Patients are not Consumers

to read the articles by Hartmut Reibners, Tom Berthold, Sven Giegold and Dierk Hirschel from 6/2015,click

Patients are not Consumers

Mainstream economics is always based on the idea of homo oeconomicus, an egoist who maximizes his own advantages. In economics, the extreme form of egoism is treated as rationality. This is problematic. Thought models shape perception and conduct.

July 30 was Medicare’s 50th birthday and Friday August 14 is Social Security’s 80th birthday. Millions were saved from abject poverty and hopelessness. Time to celebrate and to defend the social state, not the punishing state!

In a world where alternatives and radical thinking are encouraged and not made taboo, love of the future and confidence in human learning capacity can grow. The blurry future where most earn less than in the 1970s is the result of false assumptions, myths and fairy tales. Market failures and state failures are not identified and corrected. The homo oeconomicus, the egoist maximizing his advantages, is stylized as rationality. Long-term unemployment isn’t really counted any more. Auditors at IRS are dismissed so fraud and business-friendly inertia and enrichment go unchecked.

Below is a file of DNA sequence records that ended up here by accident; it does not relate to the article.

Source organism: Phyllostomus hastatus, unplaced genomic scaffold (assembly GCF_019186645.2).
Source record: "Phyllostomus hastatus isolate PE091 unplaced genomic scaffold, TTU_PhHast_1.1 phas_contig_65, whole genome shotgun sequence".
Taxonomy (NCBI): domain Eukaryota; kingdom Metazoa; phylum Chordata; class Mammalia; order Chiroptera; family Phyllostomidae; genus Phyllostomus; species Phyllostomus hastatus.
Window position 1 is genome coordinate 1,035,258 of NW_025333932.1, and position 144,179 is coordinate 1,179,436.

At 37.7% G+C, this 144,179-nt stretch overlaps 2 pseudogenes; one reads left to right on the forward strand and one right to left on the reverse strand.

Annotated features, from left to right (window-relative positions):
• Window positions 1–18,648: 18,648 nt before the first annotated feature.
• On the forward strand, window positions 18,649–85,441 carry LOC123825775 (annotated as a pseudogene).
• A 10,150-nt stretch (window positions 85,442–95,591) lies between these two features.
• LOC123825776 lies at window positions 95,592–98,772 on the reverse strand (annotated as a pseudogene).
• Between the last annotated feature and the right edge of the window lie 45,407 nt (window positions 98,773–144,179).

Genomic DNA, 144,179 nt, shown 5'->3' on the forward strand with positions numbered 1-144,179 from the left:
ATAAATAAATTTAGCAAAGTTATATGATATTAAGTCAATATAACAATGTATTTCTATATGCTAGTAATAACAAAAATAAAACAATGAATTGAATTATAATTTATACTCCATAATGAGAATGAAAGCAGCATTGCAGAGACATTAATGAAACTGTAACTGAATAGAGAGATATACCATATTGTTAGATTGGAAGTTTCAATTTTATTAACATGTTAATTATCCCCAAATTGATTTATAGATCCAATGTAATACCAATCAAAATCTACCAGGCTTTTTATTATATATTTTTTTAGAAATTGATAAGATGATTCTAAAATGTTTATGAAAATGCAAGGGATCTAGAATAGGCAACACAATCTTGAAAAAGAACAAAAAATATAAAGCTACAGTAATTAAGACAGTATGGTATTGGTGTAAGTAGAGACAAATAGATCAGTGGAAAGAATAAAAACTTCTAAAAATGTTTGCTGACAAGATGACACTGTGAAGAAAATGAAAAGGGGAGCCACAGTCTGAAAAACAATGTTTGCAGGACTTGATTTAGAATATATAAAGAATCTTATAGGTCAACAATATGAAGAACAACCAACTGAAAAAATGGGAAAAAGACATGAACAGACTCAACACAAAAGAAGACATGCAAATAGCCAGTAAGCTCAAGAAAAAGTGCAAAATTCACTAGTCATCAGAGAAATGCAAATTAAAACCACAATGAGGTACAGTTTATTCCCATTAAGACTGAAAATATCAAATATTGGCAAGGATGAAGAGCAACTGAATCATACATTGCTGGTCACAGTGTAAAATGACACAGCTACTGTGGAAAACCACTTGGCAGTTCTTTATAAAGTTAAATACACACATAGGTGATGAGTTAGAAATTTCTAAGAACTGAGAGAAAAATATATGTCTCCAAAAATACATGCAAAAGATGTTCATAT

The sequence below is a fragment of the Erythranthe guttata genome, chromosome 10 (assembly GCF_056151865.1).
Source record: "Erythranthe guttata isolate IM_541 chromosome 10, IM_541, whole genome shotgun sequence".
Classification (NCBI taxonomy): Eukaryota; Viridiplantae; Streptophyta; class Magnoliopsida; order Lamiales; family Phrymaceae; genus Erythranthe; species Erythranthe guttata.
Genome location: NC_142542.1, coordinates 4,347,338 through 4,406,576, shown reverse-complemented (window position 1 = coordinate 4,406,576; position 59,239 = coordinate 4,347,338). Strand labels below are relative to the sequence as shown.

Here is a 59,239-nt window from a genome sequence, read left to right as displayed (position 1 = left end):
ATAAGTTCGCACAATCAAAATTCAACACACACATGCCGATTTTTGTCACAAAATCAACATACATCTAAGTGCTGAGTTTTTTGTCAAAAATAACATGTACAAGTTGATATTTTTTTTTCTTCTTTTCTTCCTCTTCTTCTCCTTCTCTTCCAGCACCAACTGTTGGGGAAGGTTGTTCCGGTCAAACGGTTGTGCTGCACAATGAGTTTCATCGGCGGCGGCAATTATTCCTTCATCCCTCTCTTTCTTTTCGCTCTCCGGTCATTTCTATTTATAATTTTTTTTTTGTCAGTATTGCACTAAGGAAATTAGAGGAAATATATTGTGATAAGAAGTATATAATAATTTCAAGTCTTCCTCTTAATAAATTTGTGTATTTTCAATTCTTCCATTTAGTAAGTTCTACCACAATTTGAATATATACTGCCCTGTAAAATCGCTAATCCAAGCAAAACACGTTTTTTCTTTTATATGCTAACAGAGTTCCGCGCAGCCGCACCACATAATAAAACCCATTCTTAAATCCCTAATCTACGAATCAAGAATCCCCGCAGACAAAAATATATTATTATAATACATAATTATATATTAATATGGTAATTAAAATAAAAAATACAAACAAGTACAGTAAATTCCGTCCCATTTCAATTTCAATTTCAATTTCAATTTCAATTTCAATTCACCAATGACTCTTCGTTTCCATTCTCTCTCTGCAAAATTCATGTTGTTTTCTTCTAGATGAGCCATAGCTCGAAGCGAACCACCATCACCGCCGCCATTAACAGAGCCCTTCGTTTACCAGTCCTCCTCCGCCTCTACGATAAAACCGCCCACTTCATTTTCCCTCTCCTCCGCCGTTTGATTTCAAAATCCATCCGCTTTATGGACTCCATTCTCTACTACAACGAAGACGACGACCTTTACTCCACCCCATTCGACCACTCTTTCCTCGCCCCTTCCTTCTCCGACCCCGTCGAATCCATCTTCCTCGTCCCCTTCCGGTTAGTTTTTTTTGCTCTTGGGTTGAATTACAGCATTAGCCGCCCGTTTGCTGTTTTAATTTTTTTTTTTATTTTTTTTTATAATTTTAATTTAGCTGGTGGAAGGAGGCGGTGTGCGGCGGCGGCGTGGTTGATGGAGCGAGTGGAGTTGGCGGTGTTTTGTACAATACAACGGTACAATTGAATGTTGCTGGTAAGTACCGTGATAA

A computer guru told me few people pay attention to my website because of the lack of original content. Most of the 800 translated articles are original and not “unoriginal” and would be unavailable to English-speaking readers.

Hundreds of millions should be spent to train writers, translators and researchers so we’re not forever “cooking the intelligence” or captive to one’dimensional McDonaldization thinking. The last question will be whether you’ve received your McDonald’s uniform in the mail!

While FDR created 4 million jobs in two-and-a-half years, prosperous countries seem ready to be “entertained to death” (cf. Neil Postman). Freedom on the quiet seems reduced to Ponderosa this and Mr. Cartright that! We must be super-human to be people of hope in a culture that dismisses alternatives as “unoriginal”!

Here’s a link to William Davies’ article: How friendship became a tool of the powerful:

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